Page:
While still married to John, Betsy D’Attomo began developing a bakery. John and Betsy financed the bakery partly with money from a home equity loan. The couple decided to divorce. At the divorce trial, John claimed the money from the home equity loan was a loan to the bakery that must be paid back. Betsy testified that the money was an equity investment. The circuit court sided with Betsy, and ruled that the advance was an investment, not a loan.
John appealed. But other than his own testimony, John did not have any evidence to prove the advance was a loan. He argued that the loan contract was implied in fact. He also argued that the existence of an implied-in-fact contract was a question of law, which the appellate court should review de novo. [No discretion for the trial court decision.]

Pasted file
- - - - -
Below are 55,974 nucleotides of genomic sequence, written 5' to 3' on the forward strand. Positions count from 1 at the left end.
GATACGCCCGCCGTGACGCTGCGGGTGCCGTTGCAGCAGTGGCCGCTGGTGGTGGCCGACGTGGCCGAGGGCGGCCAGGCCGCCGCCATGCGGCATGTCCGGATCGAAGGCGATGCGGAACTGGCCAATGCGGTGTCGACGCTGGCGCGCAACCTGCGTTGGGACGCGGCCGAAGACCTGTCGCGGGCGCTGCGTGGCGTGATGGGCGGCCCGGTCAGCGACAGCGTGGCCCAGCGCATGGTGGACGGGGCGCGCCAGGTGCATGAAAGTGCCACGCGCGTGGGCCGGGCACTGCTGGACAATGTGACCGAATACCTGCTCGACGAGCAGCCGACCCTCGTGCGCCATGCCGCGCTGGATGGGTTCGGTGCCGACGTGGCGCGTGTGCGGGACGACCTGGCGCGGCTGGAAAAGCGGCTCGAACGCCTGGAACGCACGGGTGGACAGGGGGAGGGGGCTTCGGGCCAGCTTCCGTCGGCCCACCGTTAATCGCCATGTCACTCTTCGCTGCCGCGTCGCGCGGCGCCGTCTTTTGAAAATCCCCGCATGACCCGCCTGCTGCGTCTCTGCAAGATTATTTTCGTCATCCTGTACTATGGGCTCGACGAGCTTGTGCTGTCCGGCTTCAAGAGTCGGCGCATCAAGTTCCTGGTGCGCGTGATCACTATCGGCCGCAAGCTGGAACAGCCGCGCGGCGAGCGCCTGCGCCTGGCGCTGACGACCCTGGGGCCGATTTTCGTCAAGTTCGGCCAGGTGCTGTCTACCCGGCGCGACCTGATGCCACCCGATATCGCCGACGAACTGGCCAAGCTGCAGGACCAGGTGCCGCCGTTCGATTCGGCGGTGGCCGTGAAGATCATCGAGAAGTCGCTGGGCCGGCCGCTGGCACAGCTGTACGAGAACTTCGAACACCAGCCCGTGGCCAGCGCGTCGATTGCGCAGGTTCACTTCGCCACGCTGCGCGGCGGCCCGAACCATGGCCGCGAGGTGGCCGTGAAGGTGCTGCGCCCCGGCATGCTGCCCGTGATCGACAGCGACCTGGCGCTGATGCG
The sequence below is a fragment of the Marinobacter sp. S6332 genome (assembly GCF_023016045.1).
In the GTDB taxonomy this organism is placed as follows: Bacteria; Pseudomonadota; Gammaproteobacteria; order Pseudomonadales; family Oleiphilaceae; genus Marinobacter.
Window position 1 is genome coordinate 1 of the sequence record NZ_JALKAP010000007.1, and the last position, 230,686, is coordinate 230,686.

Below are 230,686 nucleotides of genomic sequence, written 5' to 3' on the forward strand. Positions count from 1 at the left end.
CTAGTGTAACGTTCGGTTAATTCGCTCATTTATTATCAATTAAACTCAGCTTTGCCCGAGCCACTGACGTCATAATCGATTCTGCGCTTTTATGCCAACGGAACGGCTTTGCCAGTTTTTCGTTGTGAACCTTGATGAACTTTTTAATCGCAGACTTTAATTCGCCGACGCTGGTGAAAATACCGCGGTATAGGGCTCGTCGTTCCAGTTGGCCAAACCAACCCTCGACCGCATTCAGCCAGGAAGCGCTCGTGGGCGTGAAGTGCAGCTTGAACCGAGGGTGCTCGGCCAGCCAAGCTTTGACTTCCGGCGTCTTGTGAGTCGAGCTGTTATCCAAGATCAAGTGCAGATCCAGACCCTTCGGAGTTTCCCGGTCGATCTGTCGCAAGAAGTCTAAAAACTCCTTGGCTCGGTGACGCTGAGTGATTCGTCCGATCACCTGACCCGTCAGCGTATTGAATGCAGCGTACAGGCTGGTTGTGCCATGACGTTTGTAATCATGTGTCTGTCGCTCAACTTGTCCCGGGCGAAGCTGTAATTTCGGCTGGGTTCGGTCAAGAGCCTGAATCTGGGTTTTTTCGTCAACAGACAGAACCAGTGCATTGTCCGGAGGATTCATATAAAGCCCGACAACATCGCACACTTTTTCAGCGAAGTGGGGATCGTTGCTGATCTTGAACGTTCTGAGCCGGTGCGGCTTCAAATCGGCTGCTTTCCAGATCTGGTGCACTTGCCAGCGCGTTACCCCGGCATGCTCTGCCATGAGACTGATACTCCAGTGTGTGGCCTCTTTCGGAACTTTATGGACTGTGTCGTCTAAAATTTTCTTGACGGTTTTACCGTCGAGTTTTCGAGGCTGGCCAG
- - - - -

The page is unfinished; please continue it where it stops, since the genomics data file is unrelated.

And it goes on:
The First District Illinois Appellate Court disagreed with John on the standard of review. Implied-in-fact contracts are reviewed under a de novo standard if they arise out of a written document. But John did not have a written loan agreement. So the appellate court ruled that the more deferential manifest-weight-of-the-evidence standard applied because “the trial court is in a better position to weigh the testimony adduced at trial.”
In the end, the appellate court went along with the ruling that the home equity money was an investment. Read the whole case, IRMO D’Attomo, 2012 IL App (1st) 111670 (9/26/12), by clicking here.